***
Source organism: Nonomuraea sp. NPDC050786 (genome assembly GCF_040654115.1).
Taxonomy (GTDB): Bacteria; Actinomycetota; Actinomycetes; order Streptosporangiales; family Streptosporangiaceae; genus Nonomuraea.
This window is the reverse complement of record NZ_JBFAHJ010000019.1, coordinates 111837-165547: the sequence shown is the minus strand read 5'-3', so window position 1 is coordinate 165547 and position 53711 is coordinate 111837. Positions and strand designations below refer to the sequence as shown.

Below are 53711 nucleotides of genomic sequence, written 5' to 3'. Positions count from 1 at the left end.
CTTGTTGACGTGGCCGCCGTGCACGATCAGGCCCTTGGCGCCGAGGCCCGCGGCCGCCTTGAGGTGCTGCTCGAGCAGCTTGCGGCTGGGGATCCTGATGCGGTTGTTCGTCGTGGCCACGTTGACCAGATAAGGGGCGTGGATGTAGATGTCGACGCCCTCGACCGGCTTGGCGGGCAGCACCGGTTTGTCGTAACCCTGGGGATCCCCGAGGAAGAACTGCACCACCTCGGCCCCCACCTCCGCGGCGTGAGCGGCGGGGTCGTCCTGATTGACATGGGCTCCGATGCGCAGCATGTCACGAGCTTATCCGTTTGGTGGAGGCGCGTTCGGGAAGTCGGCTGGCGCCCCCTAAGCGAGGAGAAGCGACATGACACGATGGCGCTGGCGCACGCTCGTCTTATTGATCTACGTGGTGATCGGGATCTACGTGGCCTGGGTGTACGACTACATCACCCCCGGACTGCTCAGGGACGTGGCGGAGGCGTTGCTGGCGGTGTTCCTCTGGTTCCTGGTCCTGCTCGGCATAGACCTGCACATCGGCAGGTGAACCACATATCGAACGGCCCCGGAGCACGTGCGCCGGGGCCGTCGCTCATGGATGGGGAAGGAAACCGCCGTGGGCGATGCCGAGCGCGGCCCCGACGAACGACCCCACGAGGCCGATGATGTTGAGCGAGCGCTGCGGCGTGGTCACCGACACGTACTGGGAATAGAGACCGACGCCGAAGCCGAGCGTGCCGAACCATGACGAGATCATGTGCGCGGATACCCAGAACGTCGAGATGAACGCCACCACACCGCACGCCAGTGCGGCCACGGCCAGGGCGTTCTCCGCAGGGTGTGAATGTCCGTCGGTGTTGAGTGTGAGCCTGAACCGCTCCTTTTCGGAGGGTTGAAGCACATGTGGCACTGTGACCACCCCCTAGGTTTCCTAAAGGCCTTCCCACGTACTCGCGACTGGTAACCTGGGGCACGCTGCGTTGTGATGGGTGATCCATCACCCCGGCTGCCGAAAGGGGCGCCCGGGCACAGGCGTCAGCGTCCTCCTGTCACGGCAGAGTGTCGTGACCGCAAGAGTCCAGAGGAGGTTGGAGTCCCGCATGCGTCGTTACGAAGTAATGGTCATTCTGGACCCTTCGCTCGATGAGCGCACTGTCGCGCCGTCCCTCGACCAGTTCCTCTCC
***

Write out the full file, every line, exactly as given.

Source organism: Nonomuraea sp. NPDC050786 (genome assembly GCF_040654115.1).
Taxonomy (GTDB): Bacteria; Actinomycetota; Actinomycetes; order Streptosporangiales; family Streptosporangiaceae; genus Nonomuraea.
This window is the reverse complement of record NZ_JBFAHJ010000019.1, coordinates 111837-165547: the sequence shown is the minus strand read 5'-3', so window position 1 is coordinate 165547 and position 53711 is coordinate 111837. Positions and strand designations below refer to the sequence as shown.

Below are 53711 nucleotides of genomic sequence, written 5' to 3'. Positions count from 1 at the left end.
CTTGTTGACGTGGCCGCCGTGCACGATCAGGCCCTTGGCGCCGAGGCCCGCGGCCGCCTTGAGGTGCTGCTCGAGCAGCTTGCGGCTGGGGATCCTGATGCGGTTGTTCGTCGTGGCCACGTTGACCAGATAAGGGGCGTGGATGTAGATGTCGACGCCCTCGACCGGCTTGGCGGGCAGCACCGGTTTGTCGTAACCCTGGGGATCCCCGAGGAAGAACTGCACCACCTCGGCCCCCACCTCCGCGGCGTGAGCGGCGGGGTCGTCCTGATTGACATGGGCTCCGATGCGCAGCATGTCACGAGCTTATCCGTTTGGTGGAGGCGCGTTCGGGAAGTCGGCTGGCGCCCCCTAAGCGAGGAGAAGCGACATGACACGATGGCGCTGGCGCACGCTCGTCTTATTGATCTACGTGGTGATCGGGATCTACGTGGCCTGGGTGTACGACTACATCACCCCCGGACTGCTCAGGGACGTGGCGGAGGCGTTGCTGGCGGTGTTCCTCTGGTTCCTGGTCCTGCTCGGCATAGACCTGCACATCGGCAGGTGAACCACATATCGAACGGCCCCGGAGCACGTGCGCCGGGGCCGTCGCTCATGGATGGGGAAGGAAACCGCCGTGGGCGATGCCGAGCGCGGCCCCGACGAACGACCCCACGAGGCCGATGATGTTGAGCGAGCGCTGCGGCGTGGTCACCGACACGTACTGGGAATAGAGACCGACGCCGAAGCCGAGCGTGCCGAACCATGACGAGATCATGTGCGCGGATACCCAGAACGTCGAGATGAACGCCACCACACCGCACGCCAGTGCGGCCACGGCCAGGGCGTTCTCCGCAGGGTGTGAATGTCCGTCGGTGTTGAGTGTGAGCCTGAACCGCTCCTTTTCGGAGGGTTGAAGCACATGTGGCACTGTGACCACCCCCTAGGTTTCCTAAAGGCCTTCCCACGTACTCGCGACTGGTAACCTGGGGCACGCTGCGTTGTGATGGGTGATCCATCACCCCGGCTGCCGAAAGGGGCGCCCGGGCACAGGCGTCAGCGTCCTCCTGTCACGGCAGAGTGTCGTGACCGCAAGAGTCCAGAGGAGGTTGGAGTCCCGCATGCGTCGTTACGAAGTAATGGTCATTCTGGACCCTTCGCTCGATGAGCGCACTGTCGCGCCGTCCCTCGACCAGTTCCTCTCC